“We review de novo the sufficiency of the evidence to sustain a conviction, examining the evidence in the light most favorable to the jury verdict and giving the verdict the benefit of all reasonable inferences.” United States v. Montano, 506 F.3d 1128, 1132 (8th Cir.2007). “When reviewing the sufficiency of the evidence to support a conspiracy conviction, we will affirm if the record, viewed most favorably to the government, contains substantial evidence supporting the jury's verdict, which means evidence sufficient to prove the elements of the crime beyond a reasonable doubt.” United States v. Lopez, 443 F.3d 1026, 1030 (8th Cir.2006) (en banc). “The verdict will be upheld if there is any interpretation of the evidence that could lead a reasonable-minded jury to find the defendant guilty beyond a reasonable doubt.” United States v. Molsbarger, 551 F.3d 809, 812 (8th Cir.2009) (internal quotations and citation omitted).
To support a conspiracy conviction, the government must demonstrate that (1) a conspiracy existed for an illegal purpose; (2) McGilberry knew of the conspiracy; and (3) McGilberry intentionally joined the conspiracy. United States v. Becker, 534 F.3d 952, 957 (8th Cir.2008). Examining the evidence in the light most favorable to the jury verdict, we hold that the government established each element of the charged conspiracy. The testimony of Clemons and Skiff, if believed, established more than a mere buyer-seller relationship between McGilberry and these witnesses. This testimony indicates that McGilberry took an active role in organizing, directing, and completing several large scale marijuana transactions. The testimony further reflects that McGilberry participated in the conspiracy and that he was a central figure in executing the conspiratorial acts. For example, the testimony reflects that McGilberry (1) retrieved marijuana and supplied it directly to Clemons; (2) discussed with Clemons her connections in South Dakota to whom she was providing marijuana; (3) received a call from Clemons when she locked marijuana in her car; and (4) chose his retail salesmen as indicated by his choosing to deal directly with Skiff. The jury was entitled to credit Clemons's and Skiff's testimony. “As we have repeatedly held, a jury's credibility determinations are well-nigh unreviewable because the jury is in the best position to assess the credibility of witnesses and resolve inconsistent testimony.” United States v. Buchanan, 604 F.3d 517, 528-29 (8th Cir.2010) (internal quotations and citations omitted).
Next, McGilberry is incorrect in asserting that the government failed to introduce any evidence to establish the date of the indictment. The superceding indictment itself reflects a stamp that reads: “Filed JAN 21 2009.” We find that the government presented sufficient evidence to establish the date of the indictment.
B. Single Conspiracy v. Multiple Conspiracies
Next, McGilberry argues that the government failed as a matter of law to prove the existence of the single conspiracy alleged in the indictment. Specifically, McGilberry asserts that the government, at most, established mere buyer-seller relationships between him and his alleged coconspirators. McGilberry asserts that because the case involved multiple transactions, if the government proved anything it proved multiple conspiracies. Accordingly, McGilberry asserts that a variance exists between the indictment and the proof offered at trial and that the indictment at issue in this case possesses all of the flaws cautioned against in United States v. Barth, 424 F.3d 752 (8th Cir.2005).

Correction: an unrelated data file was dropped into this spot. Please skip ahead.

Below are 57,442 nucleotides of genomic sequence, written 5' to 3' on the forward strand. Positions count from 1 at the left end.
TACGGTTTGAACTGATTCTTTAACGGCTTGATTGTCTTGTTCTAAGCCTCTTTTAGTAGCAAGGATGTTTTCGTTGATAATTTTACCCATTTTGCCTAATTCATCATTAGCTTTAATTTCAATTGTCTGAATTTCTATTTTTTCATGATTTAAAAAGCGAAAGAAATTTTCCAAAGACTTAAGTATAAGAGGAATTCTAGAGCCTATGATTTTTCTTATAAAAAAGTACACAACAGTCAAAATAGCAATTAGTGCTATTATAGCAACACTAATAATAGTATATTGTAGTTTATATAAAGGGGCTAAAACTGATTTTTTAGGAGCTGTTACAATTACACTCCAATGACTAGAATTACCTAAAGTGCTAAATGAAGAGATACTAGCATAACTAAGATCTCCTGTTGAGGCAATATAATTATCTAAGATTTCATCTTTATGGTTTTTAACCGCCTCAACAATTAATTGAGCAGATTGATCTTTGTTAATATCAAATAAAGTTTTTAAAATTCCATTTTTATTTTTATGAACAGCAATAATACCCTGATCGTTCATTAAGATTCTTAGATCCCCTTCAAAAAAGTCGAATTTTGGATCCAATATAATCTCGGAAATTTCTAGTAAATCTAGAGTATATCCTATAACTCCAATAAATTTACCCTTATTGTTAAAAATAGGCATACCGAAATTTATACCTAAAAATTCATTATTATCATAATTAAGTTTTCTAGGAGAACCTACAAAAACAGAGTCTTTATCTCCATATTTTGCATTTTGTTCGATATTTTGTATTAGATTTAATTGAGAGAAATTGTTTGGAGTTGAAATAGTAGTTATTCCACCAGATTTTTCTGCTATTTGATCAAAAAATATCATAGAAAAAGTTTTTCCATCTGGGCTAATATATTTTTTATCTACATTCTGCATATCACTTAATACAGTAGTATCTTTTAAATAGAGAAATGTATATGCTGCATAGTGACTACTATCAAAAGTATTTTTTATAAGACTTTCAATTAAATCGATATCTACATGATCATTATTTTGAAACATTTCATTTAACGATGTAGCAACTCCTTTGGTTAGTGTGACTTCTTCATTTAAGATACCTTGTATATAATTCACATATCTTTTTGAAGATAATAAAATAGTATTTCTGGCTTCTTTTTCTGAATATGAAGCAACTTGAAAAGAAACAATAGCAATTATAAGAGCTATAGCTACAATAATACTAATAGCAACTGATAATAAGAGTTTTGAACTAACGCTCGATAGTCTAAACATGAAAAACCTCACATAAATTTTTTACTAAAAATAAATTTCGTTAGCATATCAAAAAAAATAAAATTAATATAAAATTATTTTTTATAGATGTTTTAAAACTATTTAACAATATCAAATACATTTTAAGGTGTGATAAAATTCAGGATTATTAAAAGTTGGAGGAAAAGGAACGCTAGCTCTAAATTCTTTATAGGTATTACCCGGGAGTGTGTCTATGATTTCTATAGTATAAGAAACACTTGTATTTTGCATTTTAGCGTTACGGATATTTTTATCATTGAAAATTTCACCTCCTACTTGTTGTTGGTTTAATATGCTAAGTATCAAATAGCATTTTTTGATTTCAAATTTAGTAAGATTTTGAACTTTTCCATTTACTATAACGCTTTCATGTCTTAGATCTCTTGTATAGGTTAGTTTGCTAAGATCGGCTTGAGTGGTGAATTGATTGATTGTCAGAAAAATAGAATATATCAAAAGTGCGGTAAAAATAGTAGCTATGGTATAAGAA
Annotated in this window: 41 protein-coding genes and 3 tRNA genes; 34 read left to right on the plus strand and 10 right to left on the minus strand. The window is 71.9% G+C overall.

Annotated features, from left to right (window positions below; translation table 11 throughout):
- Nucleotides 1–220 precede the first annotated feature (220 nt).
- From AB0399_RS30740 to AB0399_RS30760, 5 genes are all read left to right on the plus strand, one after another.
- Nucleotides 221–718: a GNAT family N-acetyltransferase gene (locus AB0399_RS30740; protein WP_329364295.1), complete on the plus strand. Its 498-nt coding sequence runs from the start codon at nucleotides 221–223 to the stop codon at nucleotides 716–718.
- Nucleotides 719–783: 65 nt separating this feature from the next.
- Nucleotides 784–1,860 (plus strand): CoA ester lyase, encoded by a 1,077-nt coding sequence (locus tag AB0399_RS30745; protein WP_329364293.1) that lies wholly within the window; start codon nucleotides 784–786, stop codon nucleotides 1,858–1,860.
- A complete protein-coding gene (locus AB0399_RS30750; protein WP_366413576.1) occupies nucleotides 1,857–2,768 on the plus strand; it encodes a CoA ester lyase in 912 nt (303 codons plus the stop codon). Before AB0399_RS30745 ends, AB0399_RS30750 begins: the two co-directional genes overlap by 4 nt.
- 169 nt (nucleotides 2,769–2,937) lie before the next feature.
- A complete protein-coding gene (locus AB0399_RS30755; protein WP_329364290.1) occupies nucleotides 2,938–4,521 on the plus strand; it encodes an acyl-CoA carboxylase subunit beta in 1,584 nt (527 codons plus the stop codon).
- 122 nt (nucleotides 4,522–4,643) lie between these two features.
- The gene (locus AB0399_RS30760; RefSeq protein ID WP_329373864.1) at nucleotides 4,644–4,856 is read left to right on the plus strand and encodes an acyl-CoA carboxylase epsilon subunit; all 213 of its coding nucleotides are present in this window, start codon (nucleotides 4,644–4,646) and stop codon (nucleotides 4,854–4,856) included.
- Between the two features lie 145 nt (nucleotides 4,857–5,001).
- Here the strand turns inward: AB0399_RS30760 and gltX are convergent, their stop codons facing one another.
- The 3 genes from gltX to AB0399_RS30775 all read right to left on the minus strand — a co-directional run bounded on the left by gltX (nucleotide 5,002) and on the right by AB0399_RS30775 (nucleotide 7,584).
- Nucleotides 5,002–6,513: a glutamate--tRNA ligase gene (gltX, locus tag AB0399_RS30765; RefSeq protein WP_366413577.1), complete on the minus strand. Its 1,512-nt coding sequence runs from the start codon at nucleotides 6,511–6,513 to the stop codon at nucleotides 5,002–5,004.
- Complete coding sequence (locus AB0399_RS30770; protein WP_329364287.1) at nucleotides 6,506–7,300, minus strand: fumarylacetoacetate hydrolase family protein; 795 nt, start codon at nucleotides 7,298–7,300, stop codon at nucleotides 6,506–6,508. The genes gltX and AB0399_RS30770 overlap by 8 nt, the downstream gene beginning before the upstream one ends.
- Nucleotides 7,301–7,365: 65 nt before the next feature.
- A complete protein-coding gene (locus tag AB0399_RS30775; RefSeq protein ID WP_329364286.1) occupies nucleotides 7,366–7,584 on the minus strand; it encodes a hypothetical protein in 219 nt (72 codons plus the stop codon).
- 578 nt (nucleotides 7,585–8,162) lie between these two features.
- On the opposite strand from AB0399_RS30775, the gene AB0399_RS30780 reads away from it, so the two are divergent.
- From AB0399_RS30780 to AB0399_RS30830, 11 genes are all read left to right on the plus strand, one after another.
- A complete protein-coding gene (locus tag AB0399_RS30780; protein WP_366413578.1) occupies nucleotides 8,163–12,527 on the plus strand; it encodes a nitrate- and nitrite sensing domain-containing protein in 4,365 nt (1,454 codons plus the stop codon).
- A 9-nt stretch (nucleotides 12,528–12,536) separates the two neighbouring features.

A variance infringes a defendant's substantial rights when: (1) the defendant could not reasonably have anticipated from the indictment the evidence to be presented against him; (2) the indictment is so vague that there is a possibility of subsequent prosecution for the same offense; or (3) the defendant was prejudiced by a “spillover” of evidence from one conspiracy to another.
Id. at 759 (internal quotations and citation omitted).
“Whether a variance exists, and, if so, whether that variance prejudiced [McGilberry], are questions of law that we review de novo .” United States v. Stuckey, 220 F.3d 976, 979 (8th Cir.2000). “We review allegations of a variance for harmless error, and reversal is warranted only if the variance infringed a defendant's substantial rights.” Barth, 424 F.3d at 759 (internal quotation, alteration, and citations omitted). “Whether there are multiple conspiracies or a single one is question of fact for the jury to decide.” United States v. Pullman, 187 F.3d 816, 821 (8th Cir.1999) “We look to the totality of the circumstances to determine whether a single conspiracy or multiple conspiracies existed and give the verdict the benefit of all reasonable inferences that can be drawn from the evidence.” Id.
As discussed supra Part II. A, we have concluded that the government established that McGilberry participated in a conspiracy to distribute marijuana and not mere buy-sell transactions. The government proved the existence of at least one conspiracy involving Clemons, Skiff, and others. Here, McGilberry extends the logic of his first argument that multiple transactions do not establish a conspiracy with an alternative argument. This alternative argument suggests that if mere multiple transactions are wrongly considered sufficient to have established a conspiracy, then given the number of transactions and participants the government proved there must perforce be proof of multiple conspiracies. Consequently, if multiple conspiracies are shown, then the government's proof has established a different crime than what was charged in the indictment resulting in a variance. McGilberry contends that if the government's proof could have established the existence of one conspiracy it had to also establish the existence of multiple conspiracies. We reject McGilberry's argument as founded on the false premise that the government's multiple transaction evidence could establish only either multiple transactions or multiple conspiracies. The evidence also could have established an extensive single conspiracy in which McGilberry largely insulated himself from the street sellers of his bulk transactions with intermediaries by having middlemen like Larson, Clemons, and Skiff. McGilberry has not shown the jury did not conclude the latter.